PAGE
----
Originally published: 1989 (This edition 2017)
Author: Kazuo Ishiguro
Published by: Faber & Faber
Length: 258 pages
Reading dates: 14-19 February 2022
The Shoreham by Sea book club are following the Chichester Libraries Reading Challenge this year and the choice for February was “a book that has been recommended to you”. We always make suggestions and then vote (I always try and choose something off my TBR) and Remains of the Day was the winner! I was thrilled to find this beautiful edition!
A contemporary classic, The Remains of the Day is Kazuo Ishiguro’s beautiful and haunting evocation of life between the wars in a Great English House.
In the summer of 1956, Stevens, the ageing butler of Darlington Hall, embarks on a leisurely holiday that will take him deep into the countryside and into his past.
I always wonder if there is any point me reviewing a prize winning book (Remains of the Day won the Man Booker Prize in 1989 and the Nobel Prize for Literature in 2017) as I’m sure my ramblings aren’t as well thought out or intelligent as many others! But I have set myself a challenge to review every book I have read so here we are!
The book is set in 1956. Stevens is the butler as Darlington Hall, a once great and well respected house now owned by an American man, Mr Farraday and the house has a much reduced staff. Mr Farraday suggests that Stevens take a holiday and offers him the use of his car. Stevens decides to travel to the West Country to visit Miss Kenton, the former housekeeper of Darlington Hall who moved to Cornwall when she married. He has been in correspondence with her since she left and has recently learnt her marriage is in difficulty,
Over the course of 6 days, we follow Stevens on his journey through the English countryside while he reminisces about Darlington House, and the previous owner Lord Darlington, who was heavily involved in politics. One of Stevens main memories was a conference held at the house with dignitaries from many countries to revisit the Versailles agreement and discuss the treatment of the Germans following their defeat in the First World War.
I really enjoyed hearing about the running of Darlington Hall from the point of view of Stevens (I love Downton Abbey) and I really enjoyed reading about the staff and about Stevens’ thoughts about what makes a great butler. The relationship between Stevens and Miss Kenton is the central theme of the book and despite the fact they are in love, neither is able to articulate their feelings and they never admit it to one another. Stevens in particular comes across as socially awkward, not sure how to speak to Miss Kenton, not sure how to “banter” with his employer and how to handle emotion (his own or Miss Kenton’s)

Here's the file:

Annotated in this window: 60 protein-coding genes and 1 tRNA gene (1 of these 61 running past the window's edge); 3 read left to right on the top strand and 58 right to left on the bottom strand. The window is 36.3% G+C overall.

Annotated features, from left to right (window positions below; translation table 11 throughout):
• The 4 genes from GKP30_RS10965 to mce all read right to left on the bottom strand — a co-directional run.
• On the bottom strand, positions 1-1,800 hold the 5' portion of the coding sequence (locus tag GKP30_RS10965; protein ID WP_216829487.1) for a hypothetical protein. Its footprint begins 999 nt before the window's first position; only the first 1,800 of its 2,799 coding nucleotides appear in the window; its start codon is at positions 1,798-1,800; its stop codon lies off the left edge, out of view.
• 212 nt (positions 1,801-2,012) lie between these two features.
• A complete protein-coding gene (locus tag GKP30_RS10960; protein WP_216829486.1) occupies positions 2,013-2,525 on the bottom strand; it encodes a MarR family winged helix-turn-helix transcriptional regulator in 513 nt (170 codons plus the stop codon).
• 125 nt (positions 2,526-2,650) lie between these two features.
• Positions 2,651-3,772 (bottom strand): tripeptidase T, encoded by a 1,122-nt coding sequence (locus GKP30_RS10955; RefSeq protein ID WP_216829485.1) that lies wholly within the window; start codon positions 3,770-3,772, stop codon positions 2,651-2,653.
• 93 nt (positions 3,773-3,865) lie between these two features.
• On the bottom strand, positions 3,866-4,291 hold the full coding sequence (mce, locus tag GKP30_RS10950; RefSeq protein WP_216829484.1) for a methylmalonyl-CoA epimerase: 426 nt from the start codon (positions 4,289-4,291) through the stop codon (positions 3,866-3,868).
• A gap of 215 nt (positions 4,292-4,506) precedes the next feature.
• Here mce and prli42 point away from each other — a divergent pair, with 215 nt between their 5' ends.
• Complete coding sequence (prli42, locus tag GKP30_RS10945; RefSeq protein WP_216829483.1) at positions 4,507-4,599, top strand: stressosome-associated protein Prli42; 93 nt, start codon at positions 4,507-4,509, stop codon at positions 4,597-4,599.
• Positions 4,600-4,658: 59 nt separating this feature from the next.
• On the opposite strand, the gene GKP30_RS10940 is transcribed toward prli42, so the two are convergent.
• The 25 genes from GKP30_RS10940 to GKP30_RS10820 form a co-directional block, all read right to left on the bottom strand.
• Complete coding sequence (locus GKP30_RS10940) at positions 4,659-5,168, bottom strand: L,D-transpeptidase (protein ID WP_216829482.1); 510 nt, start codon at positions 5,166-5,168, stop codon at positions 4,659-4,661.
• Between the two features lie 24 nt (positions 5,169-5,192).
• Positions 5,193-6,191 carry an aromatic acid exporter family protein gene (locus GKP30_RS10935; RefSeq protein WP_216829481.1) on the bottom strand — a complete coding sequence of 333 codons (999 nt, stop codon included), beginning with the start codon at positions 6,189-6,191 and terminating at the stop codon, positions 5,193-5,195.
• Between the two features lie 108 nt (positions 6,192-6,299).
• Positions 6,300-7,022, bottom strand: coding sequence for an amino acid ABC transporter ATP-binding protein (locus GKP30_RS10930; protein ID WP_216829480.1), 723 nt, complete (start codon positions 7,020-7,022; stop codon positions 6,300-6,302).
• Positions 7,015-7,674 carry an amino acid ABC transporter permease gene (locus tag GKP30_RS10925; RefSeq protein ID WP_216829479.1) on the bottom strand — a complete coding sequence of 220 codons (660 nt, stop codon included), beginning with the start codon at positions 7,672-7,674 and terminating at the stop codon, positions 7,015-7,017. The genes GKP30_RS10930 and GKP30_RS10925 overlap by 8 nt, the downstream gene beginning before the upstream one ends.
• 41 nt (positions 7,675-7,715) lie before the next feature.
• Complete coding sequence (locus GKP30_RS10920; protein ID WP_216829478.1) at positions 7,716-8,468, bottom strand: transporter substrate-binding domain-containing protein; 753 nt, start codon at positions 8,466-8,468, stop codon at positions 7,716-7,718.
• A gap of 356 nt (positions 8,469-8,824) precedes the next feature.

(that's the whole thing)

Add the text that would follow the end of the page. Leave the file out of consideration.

At times I really enjoyed the book but at other times I lost interest and found the story as little slow. So while I’m glad I read Remains of the Day, I wouldn’t say it was a book I really enjoyed (I’ve scored it 3/5 on Goodreads). Unfortunately I missed the book club discussion which is a real shame as I’d love to have heard what the others thought. I am very keen to watch the movie adaptation though and hope to do so soon.
I also reviewed The Buried Giant back in my first ever month of blogging in January 2018.
About the author:
Sir Kazuo Ishiguro OBE FRSA FRSL born 8 November 1954, is a British novelist, screenwriter, musician, and short-story writer. He was born in Nagasaki, Japan, and moved to Britain in 1960 with his parents when he was five.
A graduate of the University of East Anglia, Ishiguro is one of the most celebrated contemporary fiction authors writing in English. His first two novels, A Pale View of Hills and An Artist of the Floating World, were noted for their explorations of Japanese identity and their elegiac tone. He thereafter explored other genres, including science fiction and historical fiction. He has been nominated for the Man Booker Prize four times, winning the prize in 1989 for his novel The Remains of the Day, which was adapted into a film of the same name in 1993. Salman Rushdie praised the novel as Ishiguro’s masterpiece, in which he “turned away from the Japanese settings of his first two novels and revealed that his sensibility was not rooted in any one place, but capable of travel and metamorphosis”. Time named Ishiguro’s science fiction novel Never Let Me Go as the best novel of 2005 and one of the 100 best English-language novels published between 1923 and 2005.
In 2017, the Swedish Academy awarded Ishiguro the Nobel Prize in Literature, describing him in its citation as a writer “who, in novels of great emotional force, has uncovered the abyss beneath our illusory sense of connection with the world”.